Revenue SharesSome countries exhibit low tax ratios, notablyBangladesh and Laos, and there is clearlyroom for higher fiscal space from revenuemobilizationOthers suggest revenue ratios that havehistorically been higher, viz., Pakistan,Indonesia, the Philippines, and VietnamFor India, including general government bringstax ratio to 19 percent. Some further room fortax increases possible.6

25.0Tax Revenue/GDP, 1990-2003Laos, Vietnam: much scope for further increases in revenue share20.0Vietnam15.0Laos10.05.00.01990 1991 1992 1993 1994 1995 1996 1997 1998 1999 2000 2001 2002 20037

14.0Tax Revenue/GDP, 1990-2003Pakistan and Bangladesh: some scope to increase tax shares13.0Pakistan12. 1991 1992 1993 1994 1995 1996 1997 1998 1999 2000 2001 2002 20038

18.0Tax Revenue/GDP 1990-2003India, Indonesia, Philippines: also scope for further increasesPhilippines16.014.0Indonesia12.010.0India: Central Government8.06.01990 1991 1992 1993 1994 1995 1996 1997 1998 1999 2000 2001 2002 20039

Revenue mobilization efforts could bestrengthenedParticularly true for Bangladesh and Laos andIndonesia for nonoil taxesIn all countries, expand tax baseReduce tax holidays and exemptionsStrengthen tax and customs administrationLaos: reduce dependency on timber royalties; need tointroduce VATPakistan: much progress realized in revenueadministration, but revenue share in GDP still relativelylowPhilippines: significant decrease in tax ratio: tax reformefforts critical to fiscal space creationIndia: challenge of revenue rationalization; tax basebroadening10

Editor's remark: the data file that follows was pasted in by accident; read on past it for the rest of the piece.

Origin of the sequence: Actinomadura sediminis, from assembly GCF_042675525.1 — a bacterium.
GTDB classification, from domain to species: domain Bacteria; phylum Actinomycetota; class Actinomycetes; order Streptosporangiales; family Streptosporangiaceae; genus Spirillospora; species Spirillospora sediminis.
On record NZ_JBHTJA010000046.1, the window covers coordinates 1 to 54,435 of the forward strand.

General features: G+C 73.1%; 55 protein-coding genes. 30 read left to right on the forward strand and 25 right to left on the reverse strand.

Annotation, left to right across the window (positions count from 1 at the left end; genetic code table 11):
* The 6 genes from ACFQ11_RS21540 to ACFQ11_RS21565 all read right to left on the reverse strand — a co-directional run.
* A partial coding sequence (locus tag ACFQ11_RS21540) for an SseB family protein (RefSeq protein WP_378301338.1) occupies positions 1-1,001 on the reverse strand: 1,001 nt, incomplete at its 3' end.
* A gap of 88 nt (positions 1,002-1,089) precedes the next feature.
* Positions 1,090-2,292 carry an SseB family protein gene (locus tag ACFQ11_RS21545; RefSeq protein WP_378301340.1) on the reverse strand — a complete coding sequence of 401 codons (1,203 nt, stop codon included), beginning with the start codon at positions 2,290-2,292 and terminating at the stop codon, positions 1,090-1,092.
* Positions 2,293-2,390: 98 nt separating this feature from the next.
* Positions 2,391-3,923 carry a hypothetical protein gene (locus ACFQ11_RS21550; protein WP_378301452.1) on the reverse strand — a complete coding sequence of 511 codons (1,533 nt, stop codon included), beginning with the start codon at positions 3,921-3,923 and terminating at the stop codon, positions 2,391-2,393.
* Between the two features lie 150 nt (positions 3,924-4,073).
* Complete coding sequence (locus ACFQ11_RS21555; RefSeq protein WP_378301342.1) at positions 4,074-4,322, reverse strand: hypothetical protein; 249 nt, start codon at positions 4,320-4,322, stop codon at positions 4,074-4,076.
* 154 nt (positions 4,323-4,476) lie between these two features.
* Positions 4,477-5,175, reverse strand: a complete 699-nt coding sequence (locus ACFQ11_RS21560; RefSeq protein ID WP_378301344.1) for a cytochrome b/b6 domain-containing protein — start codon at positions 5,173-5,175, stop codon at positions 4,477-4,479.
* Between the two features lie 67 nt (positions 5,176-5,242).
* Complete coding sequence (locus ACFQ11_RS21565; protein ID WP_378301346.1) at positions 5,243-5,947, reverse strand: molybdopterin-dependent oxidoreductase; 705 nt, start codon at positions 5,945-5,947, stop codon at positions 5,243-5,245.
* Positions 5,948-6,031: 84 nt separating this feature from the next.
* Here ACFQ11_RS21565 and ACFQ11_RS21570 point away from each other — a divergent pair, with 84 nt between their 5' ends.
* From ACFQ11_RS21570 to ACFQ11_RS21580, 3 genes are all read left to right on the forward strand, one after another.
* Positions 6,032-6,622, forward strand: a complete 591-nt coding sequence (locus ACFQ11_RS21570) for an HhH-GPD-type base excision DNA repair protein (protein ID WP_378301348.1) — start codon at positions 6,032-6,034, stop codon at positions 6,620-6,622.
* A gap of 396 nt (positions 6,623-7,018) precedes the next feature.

Is there room for fiscal space creationby repriotizing expendituresWhile true for most, some countries’ spendinglevels (notably Bangladesh and Laos) areinsufficient to meet critical social andinfrastructural needsMore relevant, are ways to improve theefficiency and effectiveness of currentspending to meet key social and economicpolicy objectives11